Teddy the Showman

Teddy to me is intriguing as he displays a severe amount of dramatic irony. His untouchable showman persona has a leak of vulnerability. He’s boastful on having control, yet he seems the pitiful powerless, character as he reflects on his past and being in show business in the monologue.

 

First, when the other characters speak about Teddy, it’s hard to create a substantial character. In the case of Grace, Teddy was hardly there. Even if he was physically there, to her he was just another connection to Frank. At times it was difficult to understand if Grace was speaking of Frank or Teddy. I wouldn’t understand that she was talking about Frank until a couple lines after she mentions Teddy.  I think Brian Friel intentionally made Grace’s character gloss over Teddy’s presence. She even mentions that he was literally on the outside in a world of his own. Her being oblivious of Teddy’s presence isn’t malice. It’s as if Teddy is merely a minor detail, simply a spectator, to her and Frank’s relationship. Grace’s attention didn’t come to Teddy until she was in a crisis. In the case with the bar and with the stillbirth of her infant, Grace needed Teddy when Frank was too out of reach. Even in the moments Teddy was there for Grace, she was too consumed by the absence and condition of Frank. Though Grace gave Teddy little thought I had the impression that she had him all figured out. She considered him Frank’s devout servant, a determined follower. The use of the word servant implies that this service to Frank is impulsive and uncontrollable. It makes Teddy look far less in control than he’d like to lead on.

 

With Frank the image was a little different. To Frank, Teddy was his devout supporter. Teddy is a supporter that he could heal, but chooses not to so just so that he could keep him around. Instead of using the word servant, he says that Teddy acts as his support. Teddy’s “sustaining passion” is something Frank lacks, but severely needs. Hanging on to Teddy makes Teddy a character of value. In fact, Frank’s statement of his need of Teddy is similar to addiction. He needs Teddy as much as he needs drinking; he relies on both. The word “sustaining” suggest that Teddy is foundation that cannot be skipped over, to do so would lead to Frank’s destruction. While a word like “servant” implies that the character is being abused and indeed a victim; the word sustaining suggests that Teddy holds power.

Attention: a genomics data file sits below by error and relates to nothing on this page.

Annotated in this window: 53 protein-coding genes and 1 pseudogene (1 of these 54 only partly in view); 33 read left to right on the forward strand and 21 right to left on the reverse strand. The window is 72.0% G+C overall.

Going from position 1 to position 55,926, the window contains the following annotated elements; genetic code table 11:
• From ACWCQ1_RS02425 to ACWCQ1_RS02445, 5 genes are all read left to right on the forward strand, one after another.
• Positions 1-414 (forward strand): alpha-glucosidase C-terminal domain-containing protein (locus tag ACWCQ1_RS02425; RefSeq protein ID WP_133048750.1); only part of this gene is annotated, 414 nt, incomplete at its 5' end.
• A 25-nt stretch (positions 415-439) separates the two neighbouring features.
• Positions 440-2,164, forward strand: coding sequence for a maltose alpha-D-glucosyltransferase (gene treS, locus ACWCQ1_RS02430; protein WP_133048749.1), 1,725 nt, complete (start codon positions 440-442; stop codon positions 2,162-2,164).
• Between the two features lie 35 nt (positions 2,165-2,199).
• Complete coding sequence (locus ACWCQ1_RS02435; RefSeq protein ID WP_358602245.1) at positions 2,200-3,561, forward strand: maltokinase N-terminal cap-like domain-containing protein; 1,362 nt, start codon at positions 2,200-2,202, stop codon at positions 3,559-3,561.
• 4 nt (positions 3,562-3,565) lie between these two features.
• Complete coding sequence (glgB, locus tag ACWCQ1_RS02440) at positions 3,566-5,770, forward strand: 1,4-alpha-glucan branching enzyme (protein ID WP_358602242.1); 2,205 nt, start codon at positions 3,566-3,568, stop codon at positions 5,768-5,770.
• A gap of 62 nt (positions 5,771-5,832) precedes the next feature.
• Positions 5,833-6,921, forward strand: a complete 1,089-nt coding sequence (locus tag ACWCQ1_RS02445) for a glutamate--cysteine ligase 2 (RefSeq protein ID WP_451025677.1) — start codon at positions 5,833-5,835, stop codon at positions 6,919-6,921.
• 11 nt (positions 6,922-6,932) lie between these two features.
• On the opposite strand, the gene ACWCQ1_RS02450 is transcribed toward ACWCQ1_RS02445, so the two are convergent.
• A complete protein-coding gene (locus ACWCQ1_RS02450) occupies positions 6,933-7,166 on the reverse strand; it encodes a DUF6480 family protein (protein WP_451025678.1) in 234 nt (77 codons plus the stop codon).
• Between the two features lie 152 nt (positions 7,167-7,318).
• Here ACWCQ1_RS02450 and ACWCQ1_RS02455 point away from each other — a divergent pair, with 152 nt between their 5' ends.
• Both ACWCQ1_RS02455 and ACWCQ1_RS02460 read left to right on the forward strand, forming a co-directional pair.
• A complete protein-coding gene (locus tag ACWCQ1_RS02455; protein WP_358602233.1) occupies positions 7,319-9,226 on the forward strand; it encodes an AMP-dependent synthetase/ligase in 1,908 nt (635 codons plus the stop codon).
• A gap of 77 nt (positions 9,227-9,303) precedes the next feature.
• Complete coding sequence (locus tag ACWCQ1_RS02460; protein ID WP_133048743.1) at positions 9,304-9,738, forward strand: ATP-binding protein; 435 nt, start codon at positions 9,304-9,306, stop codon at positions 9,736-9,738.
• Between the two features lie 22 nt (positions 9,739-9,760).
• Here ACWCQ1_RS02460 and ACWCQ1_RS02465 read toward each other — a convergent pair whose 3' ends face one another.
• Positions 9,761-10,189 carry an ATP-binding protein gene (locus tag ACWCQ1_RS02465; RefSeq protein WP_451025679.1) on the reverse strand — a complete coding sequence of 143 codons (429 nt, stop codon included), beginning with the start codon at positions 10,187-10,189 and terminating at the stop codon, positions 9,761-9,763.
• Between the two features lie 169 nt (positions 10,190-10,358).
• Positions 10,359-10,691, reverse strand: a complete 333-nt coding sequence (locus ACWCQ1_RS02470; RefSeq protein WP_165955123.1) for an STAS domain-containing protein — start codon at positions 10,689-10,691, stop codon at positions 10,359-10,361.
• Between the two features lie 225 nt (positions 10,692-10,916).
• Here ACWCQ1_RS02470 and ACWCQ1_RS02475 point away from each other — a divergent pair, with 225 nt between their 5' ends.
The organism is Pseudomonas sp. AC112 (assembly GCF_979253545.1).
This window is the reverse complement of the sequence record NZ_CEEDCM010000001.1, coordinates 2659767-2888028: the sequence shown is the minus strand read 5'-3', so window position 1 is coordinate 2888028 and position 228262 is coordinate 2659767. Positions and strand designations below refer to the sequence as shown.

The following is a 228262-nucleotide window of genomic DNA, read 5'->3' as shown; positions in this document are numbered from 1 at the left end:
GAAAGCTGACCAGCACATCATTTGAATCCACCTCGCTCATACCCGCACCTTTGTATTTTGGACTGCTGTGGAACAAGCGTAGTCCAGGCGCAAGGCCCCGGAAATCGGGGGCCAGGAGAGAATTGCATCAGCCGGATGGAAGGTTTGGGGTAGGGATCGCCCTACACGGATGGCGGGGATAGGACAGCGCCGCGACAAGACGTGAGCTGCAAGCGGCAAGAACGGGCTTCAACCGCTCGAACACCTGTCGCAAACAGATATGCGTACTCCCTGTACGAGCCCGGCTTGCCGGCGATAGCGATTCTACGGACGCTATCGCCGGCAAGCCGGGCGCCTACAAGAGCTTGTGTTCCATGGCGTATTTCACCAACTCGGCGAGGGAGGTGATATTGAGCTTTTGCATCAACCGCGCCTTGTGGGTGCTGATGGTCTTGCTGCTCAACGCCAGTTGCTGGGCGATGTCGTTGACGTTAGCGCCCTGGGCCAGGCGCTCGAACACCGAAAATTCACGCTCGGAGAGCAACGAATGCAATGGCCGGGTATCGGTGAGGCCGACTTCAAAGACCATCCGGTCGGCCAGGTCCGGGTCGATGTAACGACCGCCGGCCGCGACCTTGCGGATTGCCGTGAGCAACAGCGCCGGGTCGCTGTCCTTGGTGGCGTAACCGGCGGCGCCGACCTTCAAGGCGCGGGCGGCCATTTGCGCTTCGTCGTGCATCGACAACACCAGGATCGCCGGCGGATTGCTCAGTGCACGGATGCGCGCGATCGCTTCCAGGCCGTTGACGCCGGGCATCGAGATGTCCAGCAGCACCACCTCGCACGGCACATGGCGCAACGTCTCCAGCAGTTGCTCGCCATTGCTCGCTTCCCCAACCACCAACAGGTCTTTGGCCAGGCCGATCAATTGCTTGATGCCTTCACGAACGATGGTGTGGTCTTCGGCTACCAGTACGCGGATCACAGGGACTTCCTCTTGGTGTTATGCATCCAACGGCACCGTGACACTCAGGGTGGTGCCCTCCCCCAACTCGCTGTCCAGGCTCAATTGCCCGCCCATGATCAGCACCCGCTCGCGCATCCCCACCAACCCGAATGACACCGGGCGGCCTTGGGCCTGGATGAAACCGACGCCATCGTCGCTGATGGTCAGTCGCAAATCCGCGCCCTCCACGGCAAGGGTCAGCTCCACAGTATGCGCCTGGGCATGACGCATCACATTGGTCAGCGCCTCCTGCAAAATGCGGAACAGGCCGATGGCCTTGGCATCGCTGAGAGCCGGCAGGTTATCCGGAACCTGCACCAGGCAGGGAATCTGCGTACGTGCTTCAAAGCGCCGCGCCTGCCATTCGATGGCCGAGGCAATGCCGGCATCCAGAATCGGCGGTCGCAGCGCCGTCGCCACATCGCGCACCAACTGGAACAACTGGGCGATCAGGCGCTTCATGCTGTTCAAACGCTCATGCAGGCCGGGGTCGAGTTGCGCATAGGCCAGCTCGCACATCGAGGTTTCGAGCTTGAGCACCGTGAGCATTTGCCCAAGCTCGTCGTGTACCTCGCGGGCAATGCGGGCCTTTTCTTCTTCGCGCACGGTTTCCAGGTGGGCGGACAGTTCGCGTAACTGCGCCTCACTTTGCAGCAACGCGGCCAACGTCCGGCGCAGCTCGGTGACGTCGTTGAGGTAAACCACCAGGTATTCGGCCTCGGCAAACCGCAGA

Finally, coming back to this idea of Teddy’s character in his perspective, he is completely different from the ideas of the other characters. Before he says a word in the beginning of the monologue, his trouble is established with his compulsive drinking. By describing talent and artist he gives the impression that he feels superior to the artist. He considers himself this firm controlling force that has the ability to bring potential to fruition. He admits that the talent of the artist is evident, but any successful artist is dumb and doesn’t understand the detail of their talent. Overall, what’s most interesting about Teddy in my monologue is that he makes this model of what’s wrong with all of these exterior elements, but he fails to realize that he is a victim of his own model. His crafty showman persona is a cracked façade that reveals itself through the tones of his words (also with his contradictions in his words and description) even while telling simple stories about ungrateful talented stupid dogs.  

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